Graeme Wood


Selective Memory

Originally appeared in The National.

My Life with the Taliban

Abdul Salam Zaeef

Translated from the Pashto and edited by Alex Strick van Linschoten and Felix Kuehn

C Hurst & Company
The Islamic Emirate of Afghanistan held its last press conferences in Pakistan in November 2001. Behind the podium was the Afghan ambassador Abdul Salam Zaeef – just 33 years old, but with the résumé of a much older man. Already he had served the Taliban as a bank governor, a mining regulator, and the acting defence minister. Like most Taliban officials, he was a wounded veteran from the anti-Soviet jihad, having survived a gut shot from a PK machine gun.

At that point in time, to be able to read the autobiography of even one senior Taliban official would have illuminated a number of questions about a movement that was opaque then and remains only slightly less so. The Taliban were hermetic and their dealings obscure. To analyse them took a sort of Afghan Kremlinology, a series of educated guesses about how their government worked and how the personalities of their senior members, including Zaeef and their leader, Mullah Muhammad Omar, interacted. These mysteries persist – no one is certain where Taliban power resides, or how it is wielded – so any glimpse inside the walls of this secretive fortress is valuable indeed. Read the rest of this entry »

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Joseph Kony’s Hike to, and from, Hell

The Lord’s Resistance Army has been kidnapping, brainwashing, and murdering unlucky adolescents in a remote corner of the Central African Republic.  The Ugandan military is trailing the LRA, sometimes killing them and sometimes not.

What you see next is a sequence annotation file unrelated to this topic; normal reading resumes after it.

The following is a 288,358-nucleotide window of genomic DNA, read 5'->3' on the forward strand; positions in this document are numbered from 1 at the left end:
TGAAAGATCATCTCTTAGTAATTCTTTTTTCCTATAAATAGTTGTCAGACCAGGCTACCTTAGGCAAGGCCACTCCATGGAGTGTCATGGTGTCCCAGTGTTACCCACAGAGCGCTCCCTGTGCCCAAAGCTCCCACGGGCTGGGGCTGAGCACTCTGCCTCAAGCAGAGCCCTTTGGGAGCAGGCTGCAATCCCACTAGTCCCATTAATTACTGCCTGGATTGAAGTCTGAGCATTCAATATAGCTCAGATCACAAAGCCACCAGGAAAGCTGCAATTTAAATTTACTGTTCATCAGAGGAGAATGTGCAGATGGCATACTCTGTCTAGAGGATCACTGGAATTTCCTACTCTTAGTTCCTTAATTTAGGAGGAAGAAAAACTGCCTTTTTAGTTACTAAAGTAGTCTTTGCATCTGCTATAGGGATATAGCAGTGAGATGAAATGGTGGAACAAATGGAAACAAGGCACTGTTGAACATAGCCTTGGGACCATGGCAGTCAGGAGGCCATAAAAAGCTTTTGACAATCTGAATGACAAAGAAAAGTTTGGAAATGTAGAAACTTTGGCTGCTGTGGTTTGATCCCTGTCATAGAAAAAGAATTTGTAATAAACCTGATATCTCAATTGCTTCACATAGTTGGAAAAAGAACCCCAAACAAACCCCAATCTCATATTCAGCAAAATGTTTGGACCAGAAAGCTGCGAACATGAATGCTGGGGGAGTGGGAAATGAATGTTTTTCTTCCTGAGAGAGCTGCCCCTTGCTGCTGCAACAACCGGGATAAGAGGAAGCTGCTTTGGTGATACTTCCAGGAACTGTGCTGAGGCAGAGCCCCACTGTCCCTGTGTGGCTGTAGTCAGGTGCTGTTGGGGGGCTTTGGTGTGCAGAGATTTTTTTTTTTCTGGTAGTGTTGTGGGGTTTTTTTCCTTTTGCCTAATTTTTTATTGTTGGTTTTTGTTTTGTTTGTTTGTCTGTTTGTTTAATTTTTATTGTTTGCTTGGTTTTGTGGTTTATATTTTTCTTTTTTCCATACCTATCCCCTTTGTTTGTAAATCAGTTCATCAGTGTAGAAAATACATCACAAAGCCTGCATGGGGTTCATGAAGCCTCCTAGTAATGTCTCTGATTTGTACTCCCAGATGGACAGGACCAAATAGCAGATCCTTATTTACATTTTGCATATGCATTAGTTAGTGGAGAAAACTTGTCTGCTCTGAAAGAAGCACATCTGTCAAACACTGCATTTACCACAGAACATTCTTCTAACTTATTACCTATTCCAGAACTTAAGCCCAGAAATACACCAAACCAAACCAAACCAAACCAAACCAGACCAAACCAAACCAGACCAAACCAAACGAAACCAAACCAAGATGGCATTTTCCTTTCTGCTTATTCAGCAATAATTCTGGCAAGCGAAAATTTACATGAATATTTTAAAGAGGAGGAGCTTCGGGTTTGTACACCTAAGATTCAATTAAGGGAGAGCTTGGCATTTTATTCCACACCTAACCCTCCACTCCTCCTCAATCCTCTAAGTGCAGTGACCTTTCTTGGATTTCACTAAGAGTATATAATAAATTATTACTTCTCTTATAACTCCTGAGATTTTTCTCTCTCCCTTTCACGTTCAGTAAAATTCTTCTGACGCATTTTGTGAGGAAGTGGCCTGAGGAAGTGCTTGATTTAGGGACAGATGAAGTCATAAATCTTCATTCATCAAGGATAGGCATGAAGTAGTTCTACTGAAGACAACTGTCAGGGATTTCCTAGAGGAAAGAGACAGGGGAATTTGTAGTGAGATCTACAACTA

Click through to read my report for The National on the world’s most technologically outmatched insurgency.

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Law and Disorder

Originally published in Abu Dhabi’s The National.

At the entrance to the Afghan police and military base in Zhari district, half a dozen wrecked police trucks sit in a small dirt lot. As a first sight greeting visitors to the base, they are a poor recruitment tool for new policemen. The most intact truck is missing its windscreen and a door, and has caked blood on one seat; it will never drive again. The worst off is a twisted clump of metal, scorched so badly that any blood would probably have cooked away in the fire that followed the initial blast of the roadside bomb that did it in. Read the rest of this entry »

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